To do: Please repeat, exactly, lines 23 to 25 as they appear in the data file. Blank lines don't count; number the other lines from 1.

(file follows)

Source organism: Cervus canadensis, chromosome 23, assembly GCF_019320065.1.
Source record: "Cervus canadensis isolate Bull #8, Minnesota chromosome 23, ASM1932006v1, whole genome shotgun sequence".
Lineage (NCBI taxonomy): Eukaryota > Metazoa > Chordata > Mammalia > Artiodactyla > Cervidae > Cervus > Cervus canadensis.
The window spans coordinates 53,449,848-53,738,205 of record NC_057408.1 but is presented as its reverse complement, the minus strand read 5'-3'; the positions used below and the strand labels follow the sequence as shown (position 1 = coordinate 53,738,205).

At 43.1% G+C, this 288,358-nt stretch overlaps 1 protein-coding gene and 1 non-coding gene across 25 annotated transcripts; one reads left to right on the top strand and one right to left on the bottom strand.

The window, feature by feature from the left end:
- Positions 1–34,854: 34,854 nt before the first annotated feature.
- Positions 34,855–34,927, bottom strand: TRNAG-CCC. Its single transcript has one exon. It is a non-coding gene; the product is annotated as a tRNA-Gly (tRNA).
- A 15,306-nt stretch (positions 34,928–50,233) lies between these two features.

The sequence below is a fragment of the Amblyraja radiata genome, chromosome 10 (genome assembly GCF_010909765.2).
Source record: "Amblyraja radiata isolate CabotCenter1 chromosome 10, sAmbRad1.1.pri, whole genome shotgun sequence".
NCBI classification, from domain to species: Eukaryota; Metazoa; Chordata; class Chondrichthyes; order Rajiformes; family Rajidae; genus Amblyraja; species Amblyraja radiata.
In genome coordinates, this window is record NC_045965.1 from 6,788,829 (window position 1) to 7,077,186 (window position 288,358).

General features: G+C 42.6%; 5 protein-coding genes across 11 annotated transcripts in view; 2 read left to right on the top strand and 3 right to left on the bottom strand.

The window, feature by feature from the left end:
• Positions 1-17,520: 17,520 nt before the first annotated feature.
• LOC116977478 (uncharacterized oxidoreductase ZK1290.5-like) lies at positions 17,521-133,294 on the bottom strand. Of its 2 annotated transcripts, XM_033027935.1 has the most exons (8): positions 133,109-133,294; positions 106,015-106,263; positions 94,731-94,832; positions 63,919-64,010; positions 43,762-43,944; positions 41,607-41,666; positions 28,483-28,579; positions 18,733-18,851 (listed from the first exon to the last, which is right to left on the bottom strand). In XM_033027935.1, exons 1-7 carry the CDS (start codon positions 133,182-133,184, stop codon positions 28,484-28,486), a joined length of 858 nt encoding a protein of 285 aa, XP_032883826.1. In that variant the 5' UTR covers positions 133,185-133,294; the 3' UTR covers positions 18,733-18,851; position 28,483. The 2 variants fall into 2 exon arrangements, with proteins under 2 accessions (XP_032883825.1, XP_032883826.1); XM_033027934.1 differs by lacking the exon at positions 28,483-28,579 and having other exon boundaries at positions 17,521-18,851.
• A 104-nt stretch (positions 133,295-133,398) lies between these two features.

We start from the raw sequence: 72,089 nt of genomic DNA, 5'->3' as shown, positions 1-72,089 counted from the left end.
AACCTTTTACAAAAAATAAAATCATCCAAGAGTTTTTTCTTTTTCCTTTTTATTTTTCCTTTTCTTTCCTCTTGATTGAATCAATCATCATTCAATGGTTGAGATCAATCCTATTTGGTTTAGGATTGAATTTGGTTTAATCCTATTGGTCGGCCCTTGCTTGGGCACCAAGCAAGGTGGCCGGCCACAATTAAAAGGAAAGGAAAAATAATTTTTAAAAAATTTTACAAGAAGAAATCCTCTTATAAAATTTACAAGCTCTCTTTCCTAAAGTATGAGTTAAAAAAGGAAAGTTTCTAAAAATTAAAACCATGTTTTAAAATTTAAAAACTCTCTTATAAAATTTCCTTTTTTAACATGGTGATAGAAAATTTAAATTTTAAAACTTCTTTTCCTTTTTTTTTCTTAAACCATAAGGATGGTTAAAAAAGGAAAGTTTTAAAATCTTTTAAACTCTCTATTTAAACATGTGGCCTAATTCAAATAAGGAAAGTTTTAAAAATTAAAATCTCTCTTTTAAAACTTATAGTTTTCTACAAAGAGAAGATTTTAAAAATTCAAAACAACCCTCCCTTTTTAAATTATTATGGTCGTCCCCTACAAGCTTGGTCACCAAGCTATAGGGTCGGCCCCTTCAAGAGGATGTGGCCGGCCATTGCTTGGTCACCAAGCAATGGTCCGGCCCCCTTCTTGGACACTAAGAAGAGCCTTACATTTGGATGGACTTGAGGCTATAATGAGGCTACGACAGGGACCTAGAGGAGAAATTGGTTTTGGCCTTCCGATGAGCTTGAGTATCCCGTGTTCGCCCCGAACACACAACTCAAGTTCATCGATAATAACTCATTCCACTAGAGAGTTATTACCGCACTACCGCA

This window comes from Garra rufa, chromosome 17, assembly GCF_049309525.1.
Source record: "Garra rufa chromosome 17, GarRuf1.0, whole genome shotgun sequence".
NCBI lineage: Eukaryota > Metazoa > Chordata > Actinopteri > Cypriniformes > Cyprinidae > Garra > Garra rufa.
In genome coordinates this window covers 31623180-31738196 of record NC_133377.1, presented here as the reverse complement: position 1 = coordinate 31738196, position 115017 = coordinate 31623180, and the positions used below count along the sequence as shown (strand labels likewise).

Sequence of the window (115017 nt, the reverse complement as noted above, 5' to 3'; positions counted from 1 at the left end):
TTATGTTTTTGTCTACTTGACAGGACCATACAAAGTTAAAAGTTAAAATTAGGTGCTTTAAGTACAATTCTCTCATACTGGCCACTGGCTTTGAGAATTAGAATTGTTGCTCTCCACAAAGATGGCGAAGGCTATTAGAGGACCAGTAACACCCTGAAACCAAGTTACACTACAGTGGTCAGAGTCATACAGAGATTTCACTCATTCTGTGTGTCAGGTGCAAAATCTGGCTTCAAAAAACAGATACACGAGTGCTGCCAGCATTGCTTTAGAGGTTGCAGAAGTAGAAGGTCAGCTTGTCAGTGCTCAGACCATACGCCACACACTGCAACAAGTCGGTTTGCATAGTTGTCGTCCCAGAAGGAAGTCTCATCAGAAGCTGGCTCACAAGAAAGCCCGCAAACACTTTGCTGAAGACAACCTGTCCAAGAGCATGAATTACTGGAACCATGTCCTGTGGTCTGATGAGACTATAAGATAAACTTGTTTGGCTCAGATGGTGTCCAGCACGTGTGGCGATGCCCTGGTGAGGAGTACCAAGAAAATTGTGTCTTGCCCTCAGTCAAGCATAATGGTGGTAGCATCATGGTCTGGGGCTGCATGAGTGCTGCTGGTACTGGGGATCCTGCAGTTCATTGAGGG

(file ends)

NCBI lineage: Eukaryota > Metazoa > Chordata > Actinopteri > Cypriniformes > Cyprinidae > Garra > Garra rufa.
In genome coordinates this window covers 31623180-31738196 of record NC_133377.1, presented here as the reverse complement: position 1 = coordinate 31738196, position 115017 = coordinate 31623180, and the positions used below count along the sequence as shown (strand labels likewise).

Sequence of the window (115017 nt, the reverse complement as noted above, 5' to 3'; positions counted from 1 at the left end):